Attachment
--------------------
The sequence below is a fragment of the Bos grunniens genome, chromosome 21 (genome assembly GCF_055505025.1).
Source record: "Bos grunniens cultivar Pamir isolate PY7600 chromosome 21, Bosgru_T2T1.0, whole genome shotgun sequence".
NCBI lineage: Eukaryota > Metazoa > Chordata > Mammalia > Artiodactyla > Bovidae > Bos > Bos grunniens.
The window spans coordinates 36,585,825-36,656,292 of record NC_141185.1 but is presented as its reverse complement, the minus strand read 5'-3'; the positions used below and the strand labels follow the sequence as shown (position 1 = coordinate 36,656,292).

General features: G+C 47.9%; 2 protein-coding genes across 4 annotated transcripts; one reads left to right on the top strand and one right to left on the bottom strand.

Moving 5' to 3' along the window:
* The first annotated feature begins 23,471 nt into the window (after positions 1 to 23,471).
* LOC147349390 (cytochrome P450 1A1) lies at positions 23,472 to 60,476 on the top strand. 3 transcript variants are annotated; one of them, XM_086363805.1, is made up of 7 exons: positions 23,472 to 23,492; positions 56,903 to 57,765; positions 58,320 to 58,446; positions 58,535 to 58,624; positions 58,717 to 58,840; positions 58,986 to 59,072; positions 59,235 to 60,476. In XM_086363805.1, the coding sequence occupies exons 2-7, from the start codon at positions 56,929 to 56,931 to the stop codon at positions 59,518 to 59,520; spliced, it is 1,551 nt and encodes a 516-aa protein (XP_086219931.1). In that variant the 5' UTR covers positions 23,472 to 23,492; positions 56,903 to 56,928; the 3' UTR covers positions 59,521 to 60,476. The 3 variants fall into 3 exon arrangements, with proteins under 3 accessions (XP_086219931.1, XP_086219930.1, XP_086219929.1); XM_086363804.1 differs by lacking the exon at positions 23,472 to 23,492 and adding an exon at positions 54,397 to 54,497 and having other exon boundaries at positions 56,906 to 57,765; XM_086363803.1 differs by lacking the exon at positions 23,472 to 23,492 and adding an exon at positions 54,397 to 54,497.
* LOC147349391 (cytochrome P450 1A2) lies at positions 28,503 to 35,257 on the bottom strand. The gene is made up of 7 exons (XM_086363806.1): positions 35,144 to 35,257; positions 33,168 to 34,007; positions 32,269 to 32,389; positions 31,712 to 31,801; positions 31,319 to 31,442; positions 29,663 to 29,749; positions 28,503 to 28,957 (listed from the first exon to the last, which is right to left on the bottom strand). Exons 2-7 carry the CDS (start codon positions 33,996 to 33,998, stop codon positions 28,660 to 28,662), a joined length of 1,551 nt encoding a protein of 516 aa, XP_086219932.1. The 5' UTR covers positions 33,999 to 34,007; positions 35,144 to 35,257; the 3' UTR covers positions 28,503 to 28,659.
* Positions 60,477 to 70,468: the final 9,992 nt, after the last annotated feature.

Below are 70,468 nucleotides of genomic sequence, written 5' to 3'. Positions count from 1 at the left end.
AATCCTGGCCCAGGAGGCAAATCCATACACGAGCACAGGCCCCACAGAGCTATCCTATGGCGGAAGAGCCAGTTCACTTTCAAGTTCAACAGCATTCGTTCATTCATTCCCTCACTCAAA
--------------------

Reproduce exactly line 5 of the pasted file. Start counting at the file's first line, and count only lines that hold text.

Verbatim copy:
General features: G+C 47.9%; 2 protein-coding genes across 4 annotated transcripts; one reads left to right on the top strand and one right to left on the bottom strand.